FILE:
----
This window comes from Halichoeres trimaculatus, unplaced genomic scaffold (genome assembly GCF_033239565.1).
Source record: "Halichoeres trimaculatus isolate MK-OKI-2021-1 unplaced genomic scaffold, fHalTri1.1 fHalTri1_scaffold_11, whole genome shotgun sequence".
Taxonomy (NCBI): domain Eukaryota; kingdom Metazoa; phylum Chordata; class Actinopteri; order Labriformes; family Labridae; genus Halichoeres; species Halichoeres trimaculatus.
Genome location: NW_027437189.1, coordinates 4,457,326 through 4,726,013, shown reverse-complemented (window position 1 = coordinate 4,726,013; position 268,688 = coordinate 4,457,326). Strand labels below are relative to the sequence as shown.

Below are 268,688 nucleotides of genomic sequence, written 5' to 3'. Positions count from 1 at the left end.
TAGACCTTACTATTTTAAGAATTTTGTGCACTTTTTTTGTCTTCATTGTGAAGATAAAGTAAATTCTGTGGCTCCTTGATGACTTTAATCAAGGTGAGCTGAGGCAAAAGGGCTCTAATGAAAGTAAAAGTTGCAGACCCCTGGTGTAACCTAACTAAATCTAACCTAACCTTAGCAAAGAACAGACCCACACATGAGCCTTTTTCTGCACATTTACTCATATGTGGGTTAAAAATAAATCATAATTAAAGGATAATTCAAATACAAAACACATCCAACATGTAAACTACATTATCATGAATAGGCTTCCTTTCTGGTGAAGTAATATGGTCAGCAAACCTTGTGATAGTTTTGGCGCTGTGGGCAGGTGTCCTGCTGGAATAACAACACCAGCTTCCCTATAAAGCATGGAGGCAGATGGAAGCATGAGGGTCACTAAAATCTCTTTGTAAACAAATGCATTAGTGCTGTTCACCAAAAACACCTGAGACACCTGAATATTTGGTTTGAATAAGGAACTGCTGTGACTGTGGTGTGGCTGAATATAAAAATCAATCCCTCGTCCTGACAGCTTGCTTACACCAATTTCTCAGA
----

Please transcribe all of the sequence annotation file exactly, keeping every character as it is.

This window comes from Halichoeres trimaculatus, unplaced genomic scaffold (genome assembly GCF_033239565.1).
Source record: "Halichoeres trimaculatus isolate MK-OKI-2021-1 unplaced genomic scaffold, fHalTri1.1 fHalTri1_scaffold_11, whole genome shotgun sequence".
Taxonomy (NCBI): domain Eukaryota; kingdom Metazoa; phylum Chordata; class Actinopteri; order Labriformes; family Labridae; genus Halichoeres; species Halichoeres trimaculatus.
Genome location: NW_027437189.1, coordinates 4,457,326 through 4,726,013, shown reverse-complemented (window position 1 = coordinate 4,726,013; position 268,688 = coordinate 4,457,326). Strand labels below are relative to the sequence as shown.

Below are 268,688 nucleotides of genomic sequence, written 5' to 3'. Positions count from 1 at the left end.
TAGACCTTACTATTTTAAGAATTTTGTGCACTTTTTTTGTCTTCATTGTGAAGATAAAGTAAATTCTGTGGCTCCTTGATGACTTTAATCAAGGTGAGCTGAGGCAAAAGGGCTCTAATGAAAGTAAAAGTTGCAGACCCCTGGTGTAACCTAACTAAATCTAACCTAACCTTAGCAAAGAACAGACCCACACATGAGCCTTTTTCTGCACATTTACTCATATGTGGGTTAAAAATAAATCATAATTAAAGGATAATTCAAATACAAAACACATCCAACATGTAAACTACATTATCATGAATAGGCTTCCTTTCTGGTGAAGTAATATGGTCAGCAAACCTTGTGATAGTTTTGGCGCTGTGGGCAGGTGTCCTGCTGGAATAACAACACCAGCTTCCCTATAAAGCATGGAGGCAGATGGAAGCATGAGGGTCACTAAAATCTCTTTGTAAACAAATGCATTAGTGCTGTTCACCAAAAACACCTGAGACACCTGAATATTTGGTTTGAATAAGGAACTGCTGTGACTGTGGTGTGGCTGAATATAAAAATCAATCCCTCGTCCTGACAGCTTGCTTACACCAATTTCTCAGA